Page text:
At a time redolent with concern about the decline of many bird species, particularly Neotropical migrants, we have a bright spot to report on this year: a recent increase in the number of fall Blackpoll Warblers captured at our banding station. This news is encouraging because numbers of Blackpoll Warblers have been in rapid decline over the past several decades.
Statistically speaking, we have good samples of Blackpoll Warblers (BLPW to the banders); since 1966, the Banding Lab has processed 1,215 individuals in spring and 8,851 in fall. In fact, Blackpoll comes in just behind Yellow-rumped Warbler as our second most common warbler species (seventh most common species overall) banded at Manomet. We should pause here to remind ourselves that BLPW breed exclusively in the great northern boreal forest, mainly in spruce, fir, and tamarack. This breeding range stretches from far western Alaska through the central forests of the western Canadian provinces to Hudson’s Bay and the northeast Maritime provinces of Canada south into the Adirondacks of New York and northernmost mountains of New England.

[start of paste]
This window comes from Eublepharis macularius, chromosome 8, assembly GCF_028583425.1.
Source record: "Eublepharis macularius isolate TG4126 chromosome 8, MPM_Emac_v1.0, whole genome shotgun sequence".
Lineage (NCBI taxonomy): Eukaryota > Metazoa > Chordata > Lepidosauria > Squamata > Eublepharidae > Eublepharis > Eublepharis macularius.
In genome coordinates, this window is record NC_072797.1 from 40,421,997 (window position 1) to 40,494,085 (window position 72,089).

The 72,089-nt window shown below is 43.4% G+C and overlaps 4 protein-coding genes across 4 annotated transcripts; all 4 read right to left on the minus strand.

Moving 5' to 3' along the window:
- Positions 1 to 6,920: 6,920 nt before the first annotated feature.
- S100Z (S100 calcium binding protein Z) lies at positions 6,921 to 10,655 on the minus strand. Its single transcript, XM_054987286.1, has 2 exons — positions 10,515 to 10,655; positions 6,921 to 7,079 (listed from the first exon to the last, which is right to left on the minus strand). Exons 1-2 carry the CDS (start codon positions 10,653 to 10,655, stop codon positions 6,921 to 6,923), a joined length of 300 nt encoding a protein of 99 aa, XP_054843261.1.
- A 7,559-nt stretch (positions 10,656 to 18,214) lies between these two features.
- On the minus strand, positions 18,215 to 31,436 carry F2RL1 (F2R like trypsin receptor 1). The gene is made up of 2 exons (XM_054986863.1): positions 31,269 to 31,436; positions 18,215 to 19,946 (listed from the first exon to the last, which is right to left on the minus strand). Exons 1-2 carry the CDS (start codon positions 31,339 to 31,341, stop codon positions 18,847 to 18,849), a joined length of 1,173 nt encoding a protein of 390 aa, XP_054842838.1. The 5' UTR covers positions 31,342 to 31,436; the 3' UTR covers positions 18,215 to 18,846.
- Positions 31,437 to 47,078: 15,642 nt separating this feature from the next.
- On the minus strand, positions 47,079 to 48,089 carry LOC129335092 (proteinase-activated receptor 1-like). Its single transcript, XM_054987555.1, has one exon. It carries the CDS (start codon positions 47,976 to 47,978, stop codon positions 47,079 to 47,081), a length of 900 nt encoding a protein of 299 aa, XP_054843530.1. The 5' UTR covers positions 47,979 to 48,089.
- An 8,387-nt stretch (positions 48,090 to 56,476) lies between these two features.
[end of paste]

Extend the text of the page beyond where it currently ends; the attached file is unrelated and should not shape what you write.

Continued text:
During fall migration, all of these birds fly to the US east coast and fatten up on the abundant autumn berry crops from New England south into the mid-Atlantic. Then they largely vanish from the ken of North American birders until they arrive in the mid-spring. It had long been theorized that BLPW, unlike other Neotropical migrants that make their way south along the Atlantic coast, take a more extreme route far out over the Atlantic Ocean. Manomet banding data show some BLPW arriving on-site at 10 grams (g) and, if the berries are as abundant as they were this fall, individuals may stay as long as two weeks+, gaining up to 2g per day of fat before disappearing. Our graph of weight distributions shows that some birds quite literally double their weight during their stay here and may weigh over 20g before departing.